Protest in Ottawa highlights key issues as federal election draws closer
By Greg McGrath-Goudie, News Editor
On February 14th, a convoy of nearly 170 trucks and semi-trucks left Red Deer, Alberta, and drove across Canada. Fluctuating in size until its arrival in Ottawa on February 19th, the convoy gathered near Parliament in protest of the federal government’s policies surrounding oil development.
Operating under the moniker “United We Roll,” the truckers’ protest urged the federal government to scrap the carbon tax, ease restrictions which prevent oil tankers from operating on British Columbia’s northern coast, and facilitate the construction of new oil pipelines.
In an interview with Global News, a small business owner named Jerry Fetting, who traveled with the convoy, cited economic necessity as the basis for the protest:
“We’ve gone from fourteen people down to six people. Those eight people, those eight families are now unemployed. They’re waiting for me to get busy again and it won’t get busy — I’m in the housing market — it won’t get busy till pipelines start getting built and people get back to work.”
The protestors also demonstrated frustration with Bill C-69, which, if passed, would make environmental assessment practices far more stringent. In layman’s terms, the passage of the bill would create additional red tape for the waning oil industry, albeit with environmental protection in mind. The protestors, however, seem keen on economic development and bolstering western Canada’s economy.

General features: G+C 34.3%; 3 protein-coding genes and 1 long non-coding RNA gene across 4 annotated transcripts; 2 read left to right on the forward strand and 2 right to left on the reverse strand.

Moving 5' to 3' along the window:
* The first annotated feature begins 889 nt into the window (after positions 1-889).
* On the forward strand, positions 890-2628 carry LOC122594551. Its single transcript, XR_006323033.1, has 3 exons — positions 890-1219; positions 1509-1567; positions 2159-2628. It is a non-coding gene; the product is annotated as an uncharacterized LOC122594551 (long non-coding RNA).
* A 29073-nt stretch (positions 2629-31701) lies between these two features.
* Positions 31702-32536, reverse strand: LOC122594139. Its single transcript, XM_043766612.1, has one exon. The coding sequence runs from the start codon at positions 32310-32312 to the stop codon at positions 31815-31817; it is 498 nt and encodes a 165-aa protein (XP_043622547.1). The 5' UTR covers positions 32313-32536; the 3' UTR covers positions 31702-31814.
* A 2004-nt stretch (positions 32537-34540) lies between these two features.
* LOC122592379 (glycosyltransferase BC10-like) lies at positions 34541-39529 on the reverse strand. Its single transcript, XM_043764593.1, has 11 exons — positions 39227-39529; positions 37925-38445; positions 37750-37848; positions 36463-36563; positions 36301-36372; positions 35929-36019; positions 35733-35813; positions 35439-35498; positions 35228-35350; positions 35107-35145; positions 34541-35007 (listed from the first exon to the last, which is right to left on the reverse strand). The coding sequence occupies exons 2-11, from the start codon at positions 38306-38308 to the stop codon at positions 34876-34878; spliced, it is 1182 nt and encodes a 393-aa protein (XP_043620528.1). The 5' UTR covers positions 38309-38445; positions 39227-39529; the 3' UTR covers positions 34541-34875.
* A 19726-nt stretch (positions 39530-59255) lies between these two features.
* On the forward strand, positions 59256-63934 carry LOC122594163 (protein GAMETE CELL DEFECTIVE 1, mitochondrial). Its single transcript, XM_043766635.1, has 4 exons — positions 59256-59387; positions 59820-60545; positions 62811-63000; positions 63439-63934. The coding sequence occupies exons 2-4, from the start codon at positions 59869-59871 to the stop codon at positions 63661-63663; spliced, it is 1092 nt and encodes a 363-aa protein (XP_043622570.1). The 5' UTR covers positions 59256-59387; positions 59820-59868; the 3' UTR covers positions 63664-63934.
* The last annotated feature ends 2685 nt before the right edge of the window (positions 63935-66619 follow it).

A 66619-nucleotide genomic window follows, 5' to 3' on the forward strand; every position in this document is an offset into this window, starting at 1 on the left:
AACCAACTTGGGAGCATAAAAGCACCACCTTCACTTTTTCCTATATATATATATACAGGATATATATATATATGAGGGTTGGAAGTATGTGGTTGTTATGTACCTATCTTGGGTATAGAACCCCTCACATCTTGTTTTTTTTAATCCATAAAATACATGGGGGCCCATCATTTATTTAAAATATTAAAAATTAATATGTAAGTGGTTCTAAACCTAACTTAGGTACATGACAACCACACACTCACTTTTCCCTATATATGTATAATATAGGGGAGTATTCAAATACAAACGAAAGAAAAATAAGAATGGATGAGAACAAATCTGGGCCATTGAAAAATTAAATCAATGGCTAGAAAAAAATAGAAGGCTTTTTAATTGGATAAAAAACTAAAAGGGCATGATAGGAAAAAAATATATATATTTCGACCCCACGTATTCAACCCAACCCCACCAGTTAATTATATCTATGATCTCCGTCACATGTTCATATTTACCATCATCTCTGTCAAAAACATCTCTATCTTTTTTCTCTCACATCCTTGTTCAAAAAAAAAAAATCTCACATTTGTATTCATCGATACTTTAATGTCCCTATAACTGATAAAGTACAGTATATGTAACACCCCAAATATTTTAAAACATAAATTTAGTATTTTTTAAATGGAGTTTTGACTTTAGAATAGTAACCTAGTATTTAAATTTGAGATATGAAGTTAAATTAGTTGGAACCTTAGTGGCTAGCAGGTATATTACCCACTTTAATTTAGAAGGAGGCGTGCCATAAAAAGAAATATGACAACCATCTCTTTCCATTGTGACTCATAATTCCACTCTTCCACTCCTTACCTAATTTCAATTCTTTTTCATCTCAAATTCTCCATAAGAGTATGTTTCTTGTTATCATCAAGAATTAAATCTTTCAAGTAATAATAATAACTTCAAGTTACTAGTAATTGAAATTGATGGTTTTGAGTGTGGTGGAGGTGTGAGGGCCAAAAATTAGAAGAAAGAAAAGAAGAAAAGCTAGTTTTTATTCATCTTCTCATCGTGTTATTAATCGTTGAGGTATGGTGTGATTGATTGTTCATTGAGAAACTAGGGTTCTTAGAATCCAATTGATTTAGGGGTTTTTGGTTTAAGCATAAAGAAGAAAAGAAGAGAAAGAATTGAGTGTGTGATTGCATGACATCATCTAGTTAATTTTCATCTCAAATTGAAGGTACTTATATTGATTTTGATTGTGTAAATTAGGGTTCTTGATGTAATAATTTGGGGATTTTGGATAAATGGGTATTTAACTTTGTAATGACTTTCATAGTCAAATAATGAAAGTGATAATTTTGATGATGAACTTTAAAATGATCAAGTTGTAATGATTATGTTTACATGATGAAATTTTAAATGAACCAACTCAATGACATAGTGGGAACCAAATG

That said, the convoy has also been linked with anti-immigration groups. Members of the Yellow Vest Movement accompanied the convoy, a movement which has demonstrated frustration with immigration and Canada’s decision to sign onto the UN’s Global Compact for Safe, Orderly and Regular Migration. Originally, the protest was named the Yellow Vest Convoy, but it was changed to United We Roll in order to distance its mandate from anti-immigration sentiments, as the protest’s key goal was to assert the importance of natural resource development for Canada’s economy.
The United We Roll protest falls in line with other retaliatory actions taken against the federal government’s environmental mandate. The Ontario PCs, for example, opted to scrap the cap-and-trade system, even in light of the federal government’s requirement for provinces to adopt a carbon taxing system by 2019, in order to avoid having one federally imposed.
Andrew Scheer, leader of the federal PCs, has similarly voiced disdain for signing onto the UN’s global migration compact, even though the agreement is not legally binding.
The protest that occurred in Ottawa indicates an escalating disapproval of the federal government’s policies surrounding immigration and environmental regulation, and it demonstrates an increasing polarity between the federal government’s mandate and the rest of the nation.
At the protest, Tory senator David Tkachuk stated, “I know you’ve rolled all the way here, and I’m going to ask you one more thing: I want you to roll over every Liberal left in the country.”